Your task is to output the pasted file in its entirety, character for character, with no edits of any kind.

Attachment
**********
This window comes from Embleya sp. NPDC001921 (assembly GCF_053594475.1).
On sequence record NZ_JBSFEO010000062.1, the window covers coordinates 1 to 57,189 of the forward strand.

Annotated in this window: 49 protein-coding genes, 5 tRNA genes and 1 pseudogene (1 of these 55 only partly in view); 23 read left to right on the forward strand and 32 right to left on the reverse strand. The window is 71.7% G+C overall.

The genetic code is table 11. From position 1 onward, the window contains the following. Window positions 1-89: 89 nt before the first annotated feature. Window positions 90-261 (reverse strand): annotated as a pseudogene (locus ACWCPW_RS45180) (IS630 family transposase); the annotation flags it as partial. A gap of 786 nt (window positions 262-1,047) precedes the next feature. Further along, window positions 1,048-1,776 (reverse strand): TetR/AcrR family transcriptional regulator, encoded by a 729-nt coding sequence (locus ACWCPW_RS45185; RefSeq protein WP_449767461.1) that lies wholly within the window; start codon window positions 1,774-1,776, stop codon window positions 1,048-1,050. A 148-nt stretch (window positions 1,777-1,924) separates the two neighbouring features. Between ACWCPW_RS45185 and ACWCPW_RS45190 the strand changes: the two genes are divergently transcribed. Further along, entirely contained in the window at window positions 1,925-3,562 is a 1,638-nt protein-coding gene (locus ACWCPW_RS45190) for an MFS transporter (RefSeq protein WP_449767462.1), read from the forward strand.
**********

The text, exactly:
This window comes from Embleya sp. NPDC001921 (assembly GCF_053594475.1).
On sequence record NZ_JBSFEO010000062.1, the window covers coordinates 1 to 57,189 of the forward strand.

Annotated in this window: 49 protein-coding genes, 5 tRNA genes and 1 pseudogene (1 of these 55 only partly in view); 23 read left to right on the forward strand and 32 right to left on the reverse strand. The window is 71.7% G+C overall.

The genetic code is table 11. From position 1 onward, the window contains the following. Window positions 1-89: 89 nt before the first annotated feature. Window positions 90-261 (reverse strand): annotated as a pseudogene (locus ACWCPW_RS45180) (IS630 family transposase); the annotation flags it as partial. A gap of 786 nt (window positions 262-1,047) precedes the next feature. Further along, window positions 1,048-1,776 (reverse strand): TetR/AcrR family transcriptional regulator, encoded by a 729-nt coding sequence (locus ACWCPW_RS45185; RefSeq protein WP_449767461.1) that lies wholly within the window; start codon window positions 1,774-1,776, stop codon window positions 1,048-1,050. A 148-nt stretch (window positions 1,777-1,924) separates the two neighbouring features. Between ACWCPW_RS45185 and ACWCPW_RS45190 the strand changes: the two genes are divergently transcribed. Further along, entirely contained in the window at window positions 1,925-3,562 is a 1,638-nt protein-coding gene (locus ACWCPW_RS45190) for an MFS transporter (RefSeq protein WP_449767462.1), read from the forward strand.